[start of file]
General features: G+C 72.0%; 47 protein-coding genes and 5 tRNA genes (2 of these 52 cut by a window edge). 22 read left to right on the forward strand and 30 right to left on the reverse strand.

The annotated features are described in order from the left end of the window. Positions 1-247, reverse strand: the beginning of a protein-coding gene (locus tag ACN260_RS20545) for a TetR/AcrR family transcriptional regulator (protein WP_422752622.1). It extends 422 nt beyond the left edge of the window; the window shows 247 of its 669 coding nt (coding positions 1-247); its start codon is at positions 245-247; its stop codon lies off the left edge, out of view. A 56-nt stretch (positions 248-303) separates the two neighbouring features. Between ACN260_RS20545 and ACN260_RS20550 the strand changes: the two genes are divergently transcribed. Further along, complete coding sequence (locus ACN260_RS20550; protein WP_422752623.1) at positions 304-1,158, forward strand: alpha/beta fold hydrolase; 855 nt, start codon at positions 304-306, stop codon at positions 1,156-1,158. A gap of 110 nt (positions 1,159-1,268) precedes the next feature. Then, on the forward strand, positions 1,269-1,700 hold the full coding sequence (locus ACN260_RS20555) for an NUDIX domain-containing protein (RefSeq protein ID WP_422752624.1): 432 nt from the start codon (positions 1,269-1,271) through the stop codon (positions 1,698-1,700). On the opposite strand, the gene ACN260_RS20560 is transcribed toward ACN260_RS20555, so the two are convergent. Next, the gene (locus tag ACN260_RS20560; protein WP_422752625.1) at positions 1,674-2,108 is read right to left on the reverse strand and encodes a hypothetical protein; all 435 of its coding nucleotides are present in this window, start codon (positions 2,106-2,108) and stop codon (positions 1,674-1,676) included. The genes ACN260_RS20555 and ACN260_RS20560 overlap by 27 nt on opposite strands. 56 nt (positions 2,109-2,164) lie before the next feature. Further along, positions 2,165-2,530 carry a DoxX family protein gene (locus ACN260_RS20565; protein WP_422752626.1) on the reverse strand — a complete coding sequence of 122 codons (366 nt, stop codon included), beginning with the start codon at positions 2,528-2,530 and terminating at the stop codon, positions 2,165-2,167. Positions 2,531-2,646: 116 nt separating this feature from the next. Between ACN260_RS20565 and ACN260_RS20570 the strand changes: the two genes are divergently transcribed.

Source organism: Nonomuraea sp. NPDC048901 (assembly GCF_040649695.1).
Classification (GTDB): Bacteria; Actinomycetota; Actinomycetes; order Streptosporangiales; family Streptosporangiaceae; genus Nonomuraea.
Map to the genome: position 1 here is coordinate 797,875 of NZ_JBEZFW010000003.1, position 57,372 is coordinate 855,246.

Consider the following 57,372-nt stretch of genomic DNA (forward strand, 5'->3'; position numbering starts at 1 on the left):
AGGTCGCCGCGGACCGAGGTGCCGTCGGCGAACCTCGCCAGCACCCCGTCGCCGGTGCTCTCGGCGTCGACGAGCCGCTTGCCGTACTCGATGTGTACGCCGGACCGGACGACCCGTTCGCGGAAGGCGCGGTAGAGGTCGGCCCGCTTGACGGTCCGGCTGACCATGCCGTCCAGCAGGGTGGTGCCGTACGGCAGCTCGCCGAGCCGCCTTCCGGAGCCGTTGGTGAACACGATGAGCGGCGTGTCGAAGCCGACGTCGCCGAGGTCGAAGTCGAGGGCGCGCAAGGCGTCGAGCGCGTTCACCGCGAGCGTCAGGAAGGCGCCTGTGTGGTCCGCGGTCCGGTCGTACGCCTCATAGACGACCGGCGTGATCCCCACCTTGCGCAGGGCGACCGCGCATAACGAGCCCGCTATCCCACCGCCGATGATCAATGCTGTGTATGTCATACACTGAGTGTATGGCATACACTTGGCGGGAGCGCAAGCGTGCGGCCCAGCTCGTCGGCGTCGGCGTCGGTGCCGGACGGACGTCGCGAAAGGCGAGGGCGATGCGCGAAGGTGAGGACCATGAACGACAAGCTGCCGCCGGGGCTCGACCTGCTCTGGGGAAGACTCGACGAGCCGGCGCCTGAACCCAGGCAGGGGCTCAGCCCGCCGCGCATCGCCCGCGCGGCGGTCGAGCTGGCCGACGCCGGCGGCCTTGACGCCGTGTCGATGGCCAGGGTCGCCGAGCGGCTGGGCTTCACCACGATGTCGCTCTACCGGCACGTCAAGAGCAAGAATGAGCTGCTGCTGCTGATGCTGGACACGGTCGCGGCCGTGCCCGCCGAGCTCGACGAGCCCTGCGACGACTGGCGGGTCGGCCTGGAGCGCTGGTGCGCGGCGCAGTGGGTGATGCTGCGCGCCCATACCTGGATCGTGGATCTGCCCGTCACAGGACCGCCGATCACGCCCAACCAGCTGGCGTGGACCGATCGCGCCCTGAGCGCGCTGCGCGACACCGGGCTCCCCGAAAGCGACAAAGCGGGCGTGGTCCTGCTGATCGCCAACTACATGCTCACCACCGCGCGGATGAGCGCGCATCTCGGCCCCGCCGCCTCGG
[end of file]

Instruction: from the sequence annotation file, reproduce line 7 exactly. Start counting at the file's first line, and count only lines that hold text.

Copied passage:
AGGTCGCCGCGGACCGAGGTGCCGTCGGCGAACCTCGCCAGCACCCCGTCGCCGGTGCTCTCGGCGTCGACGAGCCGCTTGCCGTACTCGATGTGTACGCCGGACCGGACGACCCGTTCGCGGAAGGCGCGGTAGAGGTCGGCCCGCTTGACGGTCCGGCTGACCATGCCGTCCAGCAGGGTGGTGCCGTACGGCAGCTCGCCGAGCCGCCTTCCGGAGCCGTTGGTGAACACGATGAGCGGCGTGTCGAAGCCGACGTCGCCGAGGTCGAAGTCGAGGGCGCGCAAGGCGTCGAGCGCGTTCACCGCGAGCGTCAGGAAGGCGCCTGTGTGGTCCGCGGTCCGGTCGTACGCCTCATAGACGACCGGCGTGATCCCCACCTTGCGCAGGGCGACCGCGCATAACGAGCCCGCTATCCCACCGCCGATGATCAATGCTGTGTATGTCATACACTGAGTGTATGGCATACACTTGGCGGGAGCGCAAGCGTGCGGCCCAGCTCGTCGGCGTCGGCGTCGGTGCCGGACGGACGTCGCGAAAGGCGAGGGCGATGCGCGAAGGTGAGGACCATGAACGACAAGCTGCCGCCGGGGCTCGACCTGCTCTGGGGAAGACTCGACGAGCCGGCGCCTGAACCCAGGCAGGGGCTCAGCCCGCCGCGCATCGCCCGCGCGGCGGTCGAGCTGGCCGACGCCGGCGGCCTTGACGCCGTGTCGATGGCCAGGGTCGCCGAGCGGCTGGGCTTCACCACGATGTCGCTCTACCGGCACGTCAAGAGCAAGAATGAGCTGCTGCTGCTGATGCTGGACACGGTCGCGGCCGTGCCCGCCGAGCTCGACGAGCCCTGCGACGACTGGCGGGTCGGCCTGGAGCGCTGGTGCGCGGCGCAGTGGGTGATGCTGCGCGCCCATACCTGGATCGTGGATCTGCCCGTCACAGGACCGCCGATCACGCCCAACCAGCTGGCGTGGACCGATCGCGCCCTGAGCGCGCTGCGCGACACCGGGCTCCCCGAAAGCGACAAAGCGGGCGTGGTCCTGCTGATCGCCAACTACATGCTCACCACCGCGCGGATGAGCGCGCATCTCGGCCCCGCCGCCTCGG